CHAPEL HILL, N.C. – UNC Lineberger Comprehensive Cancer Center honored the 2010 recipients of the Lineberger Fellows and the Pagano awards that recognize outstanding research and publications by graduate students.
The Joseph S. Pagano Award was established in 2002 to honor outstanding papers by postdoctoral fellows who are first authors of these papers. The 2010 winners, who received a $2,500 prize, are Coy Allen, PhD, John Chappell, PhD, and Greg Rogers, PhD. The award is named in honor of Joseph S. Pagano, MD, director emeritus of UNC Lineberger Comprehensive Cancer Center and training grant director.
Kwun Wah Wen, PhD, Christopher Welch, PhD, and Yaxue Zeng are the 2010 UNC Lineberger Fellow Award Winners; each received a $5,000 prize. The Lineberger Fellows competitive award was established in 1988 by the Center’s Board of Visitors to promote and encourage graduate students to pursue cancer research.
Kwun Wah Wen completed his fellowship in the laboratory of Blossom Damania, PhD, associate professor of microbiology and immunology, and is now finishing medical school in the UNC School of Medicine’s MD/PhD program.
Christopher Welch is a fellow in the laboratory of Klaus Hahn, PhD, Ronald Thurman Distinguished Professor of Pharmacology. In a variety of diseases, including cancer, inflammatory diseases, and cardiovascular diseases, the body’s cells move into tissues inappropriately and cause damage, or fail to move when they should to fight disease. Welch’s work has focused on understanding the regulation of Rho GTPases, a specific class of proteins that act as on/off switches in the movement machinery of the cell. Specifically, he has developed new tools to analyze the activity of these proteins in living cells, allowing new insights into the role of these proteins in metastasis and other forms of migration.
Yaxue Zeng is a fellow in the laboratory of Yue Xiong, PhD, Kenan Professor of Biochemistry and leader of the UNC Lineberger Cancer Cell Biology Program. Zeng is conducting research on tumor suppressor genes. Cancer can occur when tumor suppressor genes lose function, permitting the uncontrolled growth of cells, and Zeng is studying how a specific protein called ARF suppresses tumor development.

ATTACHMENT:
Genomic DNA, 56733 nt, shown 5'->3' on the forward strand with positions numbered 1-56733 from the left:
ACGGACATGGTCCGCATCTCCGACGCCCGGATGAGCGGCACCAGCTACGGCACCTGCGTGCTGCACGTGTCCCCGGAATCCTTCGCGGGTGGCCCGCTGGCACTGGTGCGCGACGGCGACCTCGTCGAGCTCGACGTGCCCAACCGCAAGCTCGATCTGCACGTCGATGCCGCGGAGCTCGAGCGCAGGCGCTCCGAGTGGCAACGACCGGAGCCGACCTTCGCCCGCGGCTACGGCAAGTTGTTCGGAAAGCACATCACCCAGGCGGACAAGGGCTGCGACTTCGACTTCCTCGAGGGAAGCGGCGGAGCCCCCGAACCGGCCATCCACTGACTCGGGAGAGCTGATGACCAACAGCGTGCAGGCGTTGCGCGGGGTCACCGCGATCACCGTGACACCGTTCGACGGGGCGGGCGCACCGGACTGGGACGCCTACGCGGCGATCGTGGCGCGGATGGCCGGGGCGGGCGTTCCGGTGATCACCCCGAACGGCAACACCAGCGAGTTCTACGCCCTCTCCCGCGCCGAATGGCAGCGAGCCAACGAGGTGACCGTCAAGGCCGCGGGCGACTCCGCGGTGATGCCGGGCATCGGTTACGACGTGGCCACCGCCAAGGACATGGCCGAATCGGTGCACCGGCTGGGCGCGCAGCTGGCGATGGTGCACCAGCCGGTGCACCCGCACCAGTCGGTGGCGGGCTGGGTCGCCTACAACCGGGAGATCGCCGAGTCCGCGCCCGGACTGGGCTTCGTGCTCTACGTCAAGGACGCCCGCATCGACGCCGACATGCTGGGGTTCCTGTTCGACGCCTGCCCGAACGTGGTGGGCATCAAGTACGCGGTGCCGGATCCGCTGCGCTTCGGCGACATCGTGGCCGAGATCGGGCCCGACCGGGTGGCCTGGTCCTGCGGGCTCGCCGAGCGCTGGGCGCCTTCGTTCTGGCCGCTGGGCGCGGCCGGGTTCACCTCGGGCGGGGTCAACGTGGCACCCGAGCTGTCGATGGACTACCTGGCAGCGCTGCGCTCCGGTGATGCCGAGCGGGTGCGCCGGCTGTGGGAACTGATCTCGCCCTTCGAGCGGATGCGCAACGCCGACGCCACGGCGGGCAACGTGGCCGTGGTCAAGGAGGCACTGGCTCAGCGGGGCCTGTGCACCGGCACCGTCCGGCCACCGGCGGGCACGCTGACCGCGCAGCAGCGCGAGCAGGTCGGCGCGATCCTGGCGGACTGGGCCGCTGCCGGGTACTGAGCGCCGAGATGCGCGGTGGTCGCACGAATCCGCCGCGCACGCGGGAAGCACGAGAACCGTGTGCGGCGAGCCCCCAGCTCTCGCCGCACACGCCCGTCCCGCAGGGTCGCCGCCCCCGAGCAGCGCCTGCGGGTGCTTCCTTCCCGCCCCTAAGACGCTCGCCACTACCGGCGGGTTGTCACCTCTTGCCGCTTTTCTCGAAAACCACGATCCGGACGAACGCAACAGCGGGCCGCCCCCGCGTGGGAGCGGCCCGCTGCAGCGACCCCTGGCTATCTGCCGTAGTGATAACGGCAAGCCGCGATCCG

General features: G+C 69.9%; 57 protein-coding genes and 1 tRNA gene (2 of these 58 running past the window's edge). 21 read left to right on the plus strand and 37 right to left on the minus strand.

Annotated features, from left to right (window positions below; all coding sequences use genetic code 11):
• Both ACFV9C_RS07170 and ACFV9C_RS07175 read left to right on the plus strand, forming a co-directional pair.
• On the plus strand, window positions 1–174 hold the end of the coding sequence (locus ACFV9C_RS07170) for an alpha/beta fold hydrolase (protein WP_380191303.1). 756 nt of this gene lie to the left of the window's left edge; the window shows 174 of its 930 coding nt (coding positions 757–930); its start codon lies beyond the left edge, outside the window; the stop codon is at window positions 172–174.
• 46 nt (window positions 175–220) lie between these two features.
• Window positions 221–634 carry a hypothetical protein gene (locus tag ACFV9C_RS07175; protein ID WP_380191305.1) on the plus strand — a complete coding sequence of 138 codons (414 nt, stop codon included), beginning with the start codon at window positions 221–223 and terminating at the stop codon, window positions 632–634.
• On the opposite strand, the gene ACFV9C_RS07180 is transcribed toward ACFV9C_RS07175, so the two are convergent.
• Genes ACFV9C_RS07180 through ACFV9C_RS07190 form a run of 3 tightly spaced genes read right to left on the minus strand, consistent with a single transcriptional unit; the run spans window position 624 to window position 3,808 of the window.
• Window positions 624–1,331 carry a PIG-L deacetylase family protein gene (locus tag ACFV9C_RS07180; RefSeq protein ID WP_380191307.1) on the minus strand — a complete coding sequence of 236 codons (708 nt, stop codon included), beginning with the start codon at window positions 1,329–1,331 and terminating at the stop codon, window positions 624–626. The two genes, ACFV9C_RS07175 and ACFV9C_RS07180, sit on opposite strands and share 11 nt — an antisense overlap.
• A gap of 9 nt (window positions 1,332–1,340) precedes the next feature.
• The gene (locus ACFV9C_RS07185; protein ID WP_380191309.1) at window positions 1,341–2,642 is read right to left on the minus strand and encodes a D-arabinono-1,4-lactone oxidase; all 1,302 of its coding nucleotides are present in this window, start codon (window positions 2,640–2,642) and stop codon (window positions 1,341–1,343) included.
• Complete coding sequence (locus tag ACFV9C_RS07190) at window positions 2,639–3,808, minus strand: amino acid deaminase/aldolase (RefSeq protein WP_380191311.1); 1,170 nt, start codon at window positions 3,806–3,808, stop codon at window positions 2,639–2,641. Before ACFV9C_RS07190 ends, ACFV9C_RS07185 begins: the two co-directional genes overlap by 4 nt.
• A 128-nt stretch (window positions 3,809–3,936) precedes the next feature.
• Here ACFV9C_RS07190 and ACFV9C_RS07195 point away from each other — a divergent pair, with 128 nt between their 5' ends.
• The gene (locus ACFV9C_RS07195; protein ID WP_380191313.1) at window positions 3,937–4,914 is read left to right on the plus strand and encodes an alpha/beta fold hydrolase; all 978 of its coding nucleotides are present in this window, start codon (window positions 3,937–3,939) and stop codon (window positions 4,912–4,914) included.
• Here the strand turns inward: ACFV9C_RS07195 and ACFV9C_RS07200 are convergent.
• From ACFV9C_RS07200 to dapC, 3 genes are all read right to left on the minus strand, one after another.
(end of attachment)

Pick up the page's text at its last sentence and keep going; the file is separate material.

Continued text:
Pagano Award winners are selected through a competitive process and are honored for their authorship of articles in high-impact journals.
Allen, whose faculty advisor is Jenny Ting, PhD, UNC Alumni Distinguished Professor of Microbiology, and co-leader of UNC Lineberger’s Immunology Program, was first author of an article published in the April 17, 2009 issue of the journal Immunity titled “The NLRP3 inflammasome mediates in vivo innate immunity to influenza A virus through recognition of Viral RNA.”
John Chappell, PhD, whose faculty advisor is Vickie Bautch, PhD, professor of biology, was first author of a September 17, 2009 Developmental Cell article titled “Local Guidance of Emerging Vessel Sprouts Requires Soluble Flt-1.”
Greg Rogers, PhD, was in the laboratory of Steve Rogers, PhD, associate professor of biology. Greg completed his fellowship and is now an assistant professor at the University of Arizona- Tucson. The article for which he was first author was published in the January 26, 2009 issue of the Journal of Cell Biology and titled “The SCFslimb ubiquitin ligase regulates Plk4/Sak levels to block centriole reduplication.”